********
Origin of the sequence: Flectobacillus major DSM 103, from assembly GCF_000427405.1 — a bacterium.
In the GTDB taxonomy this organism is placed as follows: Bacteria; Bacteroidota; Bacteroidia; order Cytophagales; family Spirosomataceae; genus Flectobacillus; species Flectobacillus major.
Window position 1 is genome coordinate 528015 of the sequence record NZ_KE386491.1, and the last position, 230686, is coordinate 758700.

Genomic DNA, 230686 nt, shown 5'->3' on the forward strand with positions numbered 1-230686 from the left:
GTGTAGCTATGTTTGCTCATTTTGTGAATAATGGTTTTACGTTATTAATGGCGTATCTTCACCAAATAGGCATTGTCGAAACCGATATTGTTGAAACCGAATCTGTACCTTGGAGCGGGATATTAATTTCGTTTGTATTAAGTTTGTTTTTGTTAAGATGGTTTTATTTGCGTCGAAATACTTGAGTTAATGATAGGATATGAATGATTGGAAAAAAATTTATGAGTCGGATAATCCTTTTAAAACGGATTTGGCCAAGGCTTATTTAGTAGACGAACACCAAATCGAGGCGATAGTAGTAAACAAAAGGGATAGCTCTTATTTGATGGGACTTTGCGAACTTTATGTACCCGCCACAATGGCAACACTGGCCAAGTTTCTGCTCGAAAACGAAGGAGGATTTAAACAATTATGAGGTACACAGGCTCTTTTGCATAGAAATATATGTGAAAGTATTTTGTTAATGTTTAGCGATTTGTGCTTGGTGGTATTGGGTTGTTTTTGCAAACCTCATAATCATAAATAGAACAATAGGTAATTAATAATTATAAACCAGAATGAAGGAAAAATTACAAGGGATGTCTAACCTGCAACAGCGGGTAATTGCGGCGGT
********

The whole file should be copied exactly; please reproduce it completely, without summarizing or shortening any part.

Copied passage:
Origin of the sequence: Flectobacillus major DSM 103, from assembly GCF_000427405.1 — a bacterium.
In the GTDB taxonomy this organism is placed as follows: Bacteria; Bacteroidota; Bacteroidia; order Cytophagales; family Spirosomataceae; genus Flectobacillus; species Flectobacillus major.
Window position 1 is genome coordinate 528015 of the sequence record NZ_KE386491.1, and the last position, 230686, is coordinate 758700.

Genomic DNA, 230686 nt, shown 5'->3' on the forward strand with positions numbered 1-230686 from the left:
GTGTAGCTATGTTTGCTCATTTTGTGAATAATGGTTTTACGTTATTAATGGCGTATCTTCACCAAATAGGCATTGTCGAAACCGATATTGTTGAAACCGAATCTGTACCTTGGAGCGGGATATTAATTTCGTTTGTATTAAGTTTGTTTTTGTTAAGATGGTTTTATTTGCGTCGAAATACTTGAGTTAATGATAGGATATGAATGATTGGAAAAAAATTTATGAGTCGGATAATCCTTTTAAAACGGATTTGGCCAAGGCTTATTTAGTAGACGAACACCAAATCGAGGCGATAGTAGTAAACAAAAGGGATAGCTCTTATTTGATGGGACTTTGCGAACTTTATGTACCCGCCACAATGGCAACACTGGCCAAGTTTCTGCTCGAAAACGAAGGAGGATTTAAACAATTATGAGGTACACAGGCTCTTTTGCATAGAAATATATGTGAAAGTATTTTGTTAATGTTTAGCGATTTGTGCTTGGTGGTATTGGGTTGTTTTTGCAAACCTCATAATCATAAATAGAACAATAGGTAATTAATAATTATAAACCAGAATGAAGGAAAAATTACAAGGGATGTCTAACCTGCAACAGCGGGTAATTGCGGCGGT